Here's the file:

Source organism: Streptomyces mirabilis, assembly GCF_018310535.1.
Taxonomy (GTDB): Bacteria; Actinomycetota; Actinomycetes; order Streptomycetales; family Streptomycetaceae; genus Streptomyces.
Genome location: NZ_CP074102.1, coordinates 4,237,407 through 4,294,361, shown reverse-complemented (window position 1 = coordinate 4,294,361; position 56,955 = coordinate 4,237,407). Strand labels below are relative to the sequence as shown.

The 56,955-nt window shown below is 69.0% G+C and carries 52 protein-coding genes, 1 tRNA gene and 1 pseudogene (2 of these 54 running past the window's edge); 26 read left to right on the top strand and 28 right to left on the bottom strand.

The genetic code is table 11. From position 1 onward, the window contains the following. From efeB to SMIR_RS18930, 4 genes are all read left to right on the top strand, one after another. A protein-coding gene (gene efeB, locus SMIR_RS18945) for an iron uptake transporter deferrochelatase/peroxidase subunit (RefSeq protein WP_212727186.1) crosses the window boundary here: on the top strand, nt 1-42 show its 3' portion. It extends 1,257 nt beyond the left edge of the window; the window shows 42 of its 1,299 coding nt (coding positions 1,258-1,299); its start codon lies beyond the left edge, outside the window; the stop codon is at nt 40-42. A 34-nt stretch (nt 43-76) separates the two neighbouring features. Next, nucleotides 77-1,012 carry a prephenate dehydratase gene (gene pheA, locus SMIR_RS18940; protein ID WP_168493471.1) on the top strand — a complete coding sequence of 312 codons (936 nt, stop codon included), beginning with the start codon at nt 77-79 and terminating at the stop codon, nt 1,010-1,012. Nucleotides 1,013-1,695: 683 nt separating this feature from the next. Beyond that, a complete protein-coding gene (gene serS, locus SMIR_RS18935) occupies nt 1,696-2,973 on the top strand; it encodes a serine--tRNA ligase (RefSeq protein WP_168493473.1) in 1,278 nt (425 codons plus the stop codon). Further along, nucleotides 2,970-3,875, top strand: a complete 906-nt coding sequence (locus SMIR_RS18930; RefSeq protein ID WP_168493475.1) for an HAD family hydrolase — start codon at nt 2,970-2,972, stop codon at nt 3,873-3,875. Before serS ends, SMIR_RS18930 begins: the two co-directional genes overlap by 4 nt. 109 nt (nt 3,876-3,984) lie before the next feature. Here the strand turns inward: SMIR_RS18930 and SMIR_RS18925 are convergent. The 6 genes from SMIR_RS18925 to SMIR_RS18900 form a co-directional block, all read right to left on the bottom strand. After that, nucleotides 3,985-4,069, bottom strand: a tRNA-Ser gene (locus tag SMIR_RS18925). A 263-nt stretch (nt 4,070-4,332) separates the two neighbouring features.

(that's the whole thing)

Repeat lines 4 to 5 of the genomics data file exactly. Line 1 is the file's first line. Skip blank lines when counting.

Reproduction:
The 56,955-nt window shown below is 69.0% G+C and carries 52 protein-coding genes, 1 tRNA gene and 1 pseudogene (2 of these 54 running past the window's edge); 26 read left to right on the top strand and 28 right to left on the bottom strand.

The genetic code is table 11. From position 1 onward, the window contains the following. From efeB to SMIR_RS18930, 4 genes are all read left to right on the top strand, one after another. A protein-coding gene (gene efeB, locus SMIR_RS18945) for an iron uptake transporter deferrochelatase/peroxidase subunit (RefSeq protein WP_212727186.1) crosses the window boundary here: on the top strand, nt 1-42 show its 3' portion. It extends 1,257 nt beyond the left edge of the window; the window shows 42 of its 1,299 coding nt (coding positions 1,258-1,299); its start codon lies beyond the left edge, outside the window; the stop codon is at nt 40-42. A 34-nt stretch (nt 43-76) separates the two neighbouring features. Next, nucleotides 77-1,012 carry a prephenate dehydratase gene (gene pheA, locus SMIR_RS18940; protein ID WP_168493471.1) on the top strand — a complete coding sequence of 312 codons (936 nt, stop codon included), beginning with the start codon at nt 77-79 and terminating at the stop codon, nt 1,010-1,012. Nucleotides 1,013-1,695: 683 nt separating this feature from the next. Beyond that, a complete protein-coding gene (gene serS, locus SMIR_RS18935) occupies nt 1,696-2,973 on the top strand; it encodes a serine--tRNA ligase (RefSeq protein WP_168493473.1) in 1,278 nt (425 codons plus the stop codon). Further along, nucleotides 2,970-3,875, top strand: a complete 906-nt coding sequence (locus SMIR_RS18930; RefSeq protein ID WP_168493475.1) for an HAD family hydrolase — start codon at nt 2,970-2,972, stop codon at nt 3,873-3,875. Before serS ends, SMIR_RS18930 begins: the two co-directional genes overlap by 4 nt. 109 nt (nt 3,876-3,984) lie before the next feature. Here the strand turns inward: SMIR_RS18930 and SMIR_RS18925 are convergent. The 6 genes from SMIR_RS18925 to SMIR_RS18900 form a co-directional block, all read right to left on the bottom strand. After that, nucleotides 3,985-4,069, bottom strand: a tRNA-Ser gene (locus tag SMIR_RS18925). A 263-nt stretch (nt 4,070-4,332) separates the two neighbouring features.